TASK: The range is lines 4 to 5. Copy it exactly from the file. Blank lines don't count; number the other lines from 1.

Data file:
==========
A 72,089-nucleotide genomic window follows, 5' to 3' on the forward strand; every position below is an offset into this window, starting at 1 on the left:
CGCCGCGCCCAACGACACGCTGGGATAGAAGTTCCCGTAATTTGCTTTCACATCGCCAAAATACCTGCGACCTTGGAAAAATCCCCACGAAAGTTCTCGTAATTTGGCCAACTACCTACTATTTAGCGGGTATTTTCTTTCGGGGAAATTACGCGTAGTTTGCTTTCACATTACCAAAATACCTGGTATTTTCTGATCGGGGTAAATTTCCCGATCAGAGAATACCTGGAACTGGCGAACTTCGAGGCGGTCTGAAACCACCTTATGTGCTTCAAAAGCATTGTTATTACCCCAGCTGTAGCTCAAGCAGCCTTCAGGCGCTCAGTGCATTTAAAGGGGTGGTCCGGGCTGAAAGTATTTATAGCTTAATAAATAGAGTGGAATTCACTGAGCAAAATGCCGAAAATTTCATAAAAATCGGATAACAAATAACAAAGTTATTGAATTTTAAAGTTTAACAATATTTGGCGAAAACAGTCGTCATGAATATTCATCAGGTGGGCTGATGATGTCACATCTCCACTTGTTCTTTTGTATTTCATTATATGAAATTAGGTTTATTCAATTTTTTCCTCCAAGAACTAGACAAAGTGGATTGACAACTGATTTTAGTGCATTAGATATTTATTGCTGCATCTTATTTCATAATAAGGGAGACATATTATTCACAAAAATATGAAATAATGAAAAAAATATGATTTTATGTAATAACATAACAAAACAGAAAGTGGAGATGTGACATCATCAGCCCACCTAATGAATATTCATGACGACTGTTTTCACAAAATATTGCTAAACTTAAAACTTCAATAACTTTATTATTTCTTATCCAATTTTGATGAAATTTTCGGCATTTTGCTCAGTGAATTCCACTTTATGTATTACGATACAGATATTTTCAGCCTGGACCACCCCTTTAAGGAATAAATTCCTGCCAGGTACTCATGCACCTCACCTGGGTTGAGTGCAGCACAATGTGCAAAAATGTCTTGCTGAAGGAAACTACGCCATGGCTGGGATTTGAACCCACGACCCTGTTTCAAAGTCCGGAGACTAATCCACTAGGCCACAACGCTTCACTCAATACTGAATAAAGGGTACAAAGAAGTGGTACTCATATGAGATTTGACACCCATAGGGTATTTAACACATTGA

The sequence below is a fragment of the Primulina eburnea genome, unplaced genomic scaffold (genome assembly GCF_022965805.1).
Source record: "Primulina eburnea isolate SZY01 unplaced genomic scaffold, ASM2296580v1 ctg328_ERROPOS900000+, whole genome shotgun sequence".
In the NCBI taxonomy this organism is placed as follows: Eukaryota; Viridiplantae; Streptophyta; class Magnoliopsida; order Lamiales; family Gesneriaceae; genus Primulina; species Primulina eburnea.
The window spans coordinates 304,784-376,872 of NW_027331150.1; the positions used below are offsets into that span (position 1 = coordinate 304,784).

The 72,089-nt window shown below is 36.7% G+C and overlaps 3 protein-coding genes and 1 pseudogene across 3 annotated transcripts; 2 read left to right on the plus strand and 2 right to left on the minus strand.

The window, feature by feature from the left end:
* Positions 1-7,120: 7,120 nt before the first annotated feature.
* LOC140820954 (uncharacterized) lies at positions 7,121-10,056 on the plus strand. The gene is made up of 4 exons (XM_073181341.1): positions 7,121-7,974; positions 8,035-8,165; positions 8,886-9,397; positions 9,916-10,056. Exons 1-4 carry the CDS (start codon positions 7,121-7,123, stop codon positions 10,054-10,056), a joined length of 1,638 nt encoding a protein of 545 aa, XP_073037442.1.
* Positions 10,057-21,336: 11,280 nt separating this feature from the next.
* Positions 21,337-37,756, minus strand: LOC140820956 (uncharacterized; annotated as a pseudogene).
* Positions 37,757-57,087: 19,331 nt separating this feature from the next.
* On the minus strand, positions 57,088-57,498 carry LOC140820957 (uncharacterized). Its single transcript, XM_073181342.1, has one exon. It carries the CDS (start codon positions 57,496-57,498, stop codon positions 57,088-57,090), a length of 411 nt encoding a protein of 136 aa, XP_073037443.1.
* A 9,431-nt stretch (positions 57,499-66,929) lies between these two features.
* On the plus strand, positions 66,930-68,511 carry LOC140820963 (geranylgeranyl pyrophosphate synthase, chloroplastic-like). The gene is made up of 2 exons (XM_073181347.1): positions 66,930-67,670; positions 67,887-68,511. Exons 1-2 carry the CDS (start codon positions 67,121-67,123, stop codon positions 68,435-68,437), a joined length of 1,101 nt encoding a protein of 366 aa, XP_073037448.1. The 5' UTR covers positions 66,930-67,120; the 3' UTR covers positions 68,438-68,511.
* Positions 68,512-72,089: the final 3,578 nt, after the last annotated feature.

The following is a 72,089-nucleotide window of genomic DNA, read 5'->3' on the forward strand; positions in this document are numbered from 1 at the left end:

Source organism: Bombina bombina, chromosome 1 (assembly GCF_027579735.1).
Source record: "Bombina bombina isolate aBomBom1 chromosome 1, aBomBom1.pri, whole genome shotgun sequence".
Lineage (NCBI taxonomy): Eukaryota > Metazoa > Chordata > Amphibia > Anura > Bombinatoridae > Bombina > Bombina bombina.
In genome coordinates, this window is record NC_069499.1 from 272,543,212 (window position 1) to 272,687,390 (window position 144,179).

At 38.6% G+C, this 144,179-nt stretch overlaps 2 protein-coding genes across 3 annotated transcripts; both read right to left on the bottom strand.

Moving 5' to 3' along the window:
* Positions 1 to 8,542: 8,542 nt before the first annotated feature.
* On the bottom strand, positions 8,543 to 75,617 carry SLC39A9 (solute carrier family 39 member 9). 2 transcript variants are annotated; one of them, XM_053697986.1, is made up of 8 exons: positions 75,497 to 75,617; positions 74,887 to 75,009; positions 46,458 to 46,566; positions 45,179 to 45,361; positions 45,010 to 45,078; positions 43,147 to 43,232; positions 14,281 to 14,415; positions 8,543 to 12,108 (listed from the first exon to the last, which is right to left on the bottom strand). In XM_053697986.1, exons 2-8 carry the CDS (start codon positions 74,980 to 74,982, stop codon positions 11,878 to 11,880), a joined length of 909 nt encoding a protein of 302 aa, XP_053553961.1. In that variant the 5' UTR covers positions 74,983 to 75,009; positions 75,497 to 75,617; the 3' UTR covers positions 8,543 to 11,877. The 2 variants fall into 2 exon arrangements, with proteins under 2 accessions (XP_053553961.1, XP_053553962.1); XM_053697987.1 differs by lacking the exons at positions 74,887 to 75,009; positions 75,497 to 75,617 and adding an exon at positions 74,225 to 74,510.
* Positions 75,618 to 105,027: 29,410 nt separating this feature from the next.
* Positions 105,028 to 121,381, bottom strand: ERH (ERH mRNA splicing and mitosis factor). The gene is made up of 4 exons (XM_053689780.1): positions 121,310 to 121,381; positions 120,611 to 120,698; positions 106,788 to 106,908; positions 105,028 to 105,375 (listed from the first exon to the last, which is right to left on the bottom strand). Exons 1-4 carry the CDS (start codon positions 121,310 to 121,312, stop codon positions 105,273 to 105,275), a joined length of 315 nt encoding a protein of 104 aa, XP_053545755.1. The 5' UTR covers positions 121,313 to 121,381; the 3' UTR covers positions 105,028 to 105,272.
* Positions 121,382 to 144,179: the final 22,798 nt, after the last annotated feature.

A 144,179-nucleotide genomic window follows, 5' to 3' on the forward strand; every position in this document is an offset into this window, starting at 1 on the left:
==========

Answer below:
Source record: "Primulina eburnea isolate SZY01 unplaced genomic scaffold, ASM2296580v1 ctg328_ERROPOS900000+, whole genome shotgun sequence".
In the NCBI taxonomy this organism is placed as follows: Eukaryota; Viridiplantae; Streptophyta; class Magnoliopsida; order Lamiales; family Gesneriaceae; genus Primulina; species Primulina eburnea.